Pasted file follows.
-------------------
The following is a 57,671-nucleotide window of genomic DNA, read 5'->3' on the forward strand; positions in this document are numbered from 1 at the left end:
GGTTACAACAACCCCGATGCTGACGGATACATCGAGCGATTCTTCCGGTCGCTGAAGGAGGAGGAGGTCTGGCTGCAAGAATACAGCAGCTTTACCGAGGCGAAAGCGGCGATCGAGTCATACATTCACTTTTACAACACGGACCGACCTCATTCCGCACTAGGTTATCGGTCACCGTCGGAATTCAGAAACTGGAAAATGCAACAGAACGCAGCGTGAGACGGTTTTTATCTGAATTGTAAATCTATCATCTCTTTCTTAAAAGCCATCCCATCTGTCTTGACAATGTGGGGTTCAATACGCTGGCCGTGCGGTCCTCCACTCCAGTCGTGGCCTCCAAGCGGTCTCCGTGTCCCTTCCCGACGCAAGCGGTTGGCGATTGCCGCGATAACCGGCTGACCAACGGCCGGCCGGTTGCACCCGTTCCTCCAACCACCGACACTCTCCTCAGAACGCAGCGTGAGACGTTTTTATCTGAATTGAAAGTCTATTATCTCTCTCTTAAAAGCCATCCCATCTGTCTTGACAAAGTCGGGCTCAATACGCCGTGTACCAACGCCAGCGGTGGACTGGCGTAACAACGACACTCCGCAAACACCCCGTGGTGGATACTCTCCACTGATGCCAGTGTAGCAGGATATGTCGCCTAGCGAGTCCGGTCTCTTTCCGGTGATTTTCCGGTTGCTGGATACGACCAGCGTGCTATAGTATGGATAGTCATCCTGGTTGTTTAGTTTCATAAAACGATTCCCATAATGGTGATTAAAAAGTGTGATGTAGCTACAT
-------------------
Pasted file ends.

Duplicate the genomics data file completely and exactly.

The following is a 57,671-nucleotide window of genomic DNA, read 5'->3' on the forward strand; positions in this document are numbered from 1 at the left end:
GGTTACAACAACCCCGATGCTGACGGATACATCGAGCGATTCTTCCGGTCGCTGAAGGAGGAGGAGGTCTGGCTGCAAGAATACAGCAGCTTTACCGAGGCGAAAGCGGCGATCGAGTCATACATTCACTTTTACAACACGGACCGACCTCATTCCGCACTAGGTTATCGGTCACCGTCGGAATTCAGAAACTGGAAAATGCAACAGAACGCAGCGTGAGACGGTTTTTATCTGAATTGTAAATCTATCATCTCTTTCTTAAAAGCCATCCCATCTGTCTTGACAATGTGGGGTTCAATACGCTGGCCGTGCGGTCCTCCACTCCAGTCGTGGCCTCCAAGCGGTCTCCGTGTCCCTTCCCGACGCAAGCGGTTGGCGATTGCCGCGATAACCGGCTGACCAACGGCCGGCCGGTTGCACCCGTTCCTCCAACCACCGACACTCTCCTCAGAACGCAGCGTGAGACGTTTTTATCTGAATTGAAAGTCTATTATCTCTCTCTTAAAAGCCATCCCATCTGTCTTGACAAAGTCGGGCTCAATACGCCGTGTACCAACGCCAGCGGTGGACTGGCGTAACAACGACACTCCGCAAACACCCCGTGGTGGATACTCTCCACTGATGCCAGTGTAGCAGGATATGTCGCCTAGCGAGTCCGGTCTCTTTCCGGTGATTTTCCGGTTGCTGGATACGACCAGCGTGCTATAGTATGGATAGTCATCCTGGTTGTTTAGTTTCATAAAACGATTCCCATAATGGTGATTAAAAAGTGTGATGTAGCTACAT